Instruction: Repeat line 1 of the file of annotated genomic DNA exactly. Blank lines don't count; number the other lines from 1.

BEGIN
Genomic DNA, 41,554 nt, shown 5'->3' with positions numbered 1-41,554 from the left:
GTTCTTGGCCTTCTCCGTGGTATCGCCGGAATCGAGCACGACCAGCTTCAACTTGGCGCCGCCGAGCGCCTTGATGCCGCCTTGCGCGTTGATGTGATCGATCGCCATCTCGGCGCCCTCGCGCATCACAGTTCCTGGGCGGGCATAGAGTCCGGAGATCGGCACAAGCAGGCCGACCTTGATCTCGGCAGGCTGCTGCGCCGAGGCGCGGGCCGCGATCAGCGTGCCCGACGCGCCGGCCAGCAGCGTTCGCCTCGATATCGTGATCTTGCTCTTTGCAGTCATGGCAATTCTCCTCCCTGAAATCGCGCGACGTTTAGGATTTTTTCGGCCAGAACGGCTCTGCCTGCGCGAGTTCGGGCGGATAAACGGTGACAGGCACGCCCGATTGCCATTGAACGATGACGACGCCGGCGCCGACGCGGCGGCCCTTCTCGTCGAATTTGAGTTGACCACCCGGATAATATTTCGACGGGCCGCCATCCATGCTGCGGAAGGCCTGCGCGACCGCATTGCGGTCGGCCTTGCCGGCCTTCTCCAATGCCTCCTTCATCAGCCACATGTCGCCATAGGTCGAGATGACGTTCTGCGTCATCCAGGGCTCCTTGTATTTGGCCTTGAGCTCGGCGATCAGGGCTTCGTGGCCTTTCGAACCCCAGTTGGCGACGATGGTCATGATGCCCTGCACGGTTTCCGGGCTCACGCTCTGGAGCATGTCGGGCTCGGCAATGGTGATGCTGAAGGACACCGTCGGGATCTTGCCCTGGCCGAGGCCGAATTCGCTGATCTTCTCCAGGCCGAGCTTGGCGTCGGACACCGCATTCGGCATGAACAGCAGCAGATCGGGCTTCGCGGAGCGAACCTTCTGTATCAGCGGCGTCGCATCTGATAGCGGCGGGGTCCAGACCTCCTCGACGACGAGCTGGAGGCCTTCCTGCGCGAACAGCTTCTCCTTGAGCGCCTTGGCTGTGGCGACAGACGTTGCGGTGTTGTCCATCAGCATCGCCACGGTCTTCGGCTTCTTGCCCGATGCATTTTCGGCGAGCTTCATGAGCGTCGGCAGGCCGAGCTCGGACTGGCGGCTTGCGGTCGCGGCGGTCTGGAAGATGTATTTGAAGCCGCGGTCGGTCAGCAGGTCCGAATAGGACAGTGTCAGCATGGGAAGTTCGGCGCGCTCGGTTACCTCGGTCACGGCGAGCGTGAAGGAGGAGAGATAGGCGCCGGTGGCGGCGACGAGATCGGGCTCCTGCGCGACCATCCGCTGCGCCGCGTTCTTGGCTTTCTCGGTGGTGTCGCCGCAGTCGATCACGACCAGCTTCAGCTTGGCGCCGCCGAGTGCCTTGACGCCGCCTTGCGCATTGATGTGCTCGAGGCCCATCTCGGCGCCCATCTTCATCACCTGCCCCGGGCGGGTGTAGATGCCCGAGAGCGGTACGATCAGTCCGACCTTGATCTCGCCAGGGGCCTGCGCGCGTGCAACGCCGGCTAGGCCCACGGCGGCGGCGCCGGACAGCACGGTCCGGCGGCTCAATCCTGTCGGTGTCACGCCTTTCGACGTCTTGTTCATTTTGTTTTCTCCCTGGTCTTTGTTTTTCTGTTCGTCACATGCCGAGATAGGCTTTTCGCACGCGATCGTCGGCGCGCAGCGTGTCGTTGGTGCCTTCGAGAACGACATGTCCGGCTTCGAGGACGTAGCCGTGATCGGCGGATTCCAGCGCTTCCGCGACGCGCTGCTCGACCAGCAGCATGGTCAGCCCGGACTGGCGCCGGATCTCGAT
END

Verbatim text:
Genomic DNA, 41,554 nt, shown 5'->3' with positions numbered 1-41,554 from the left: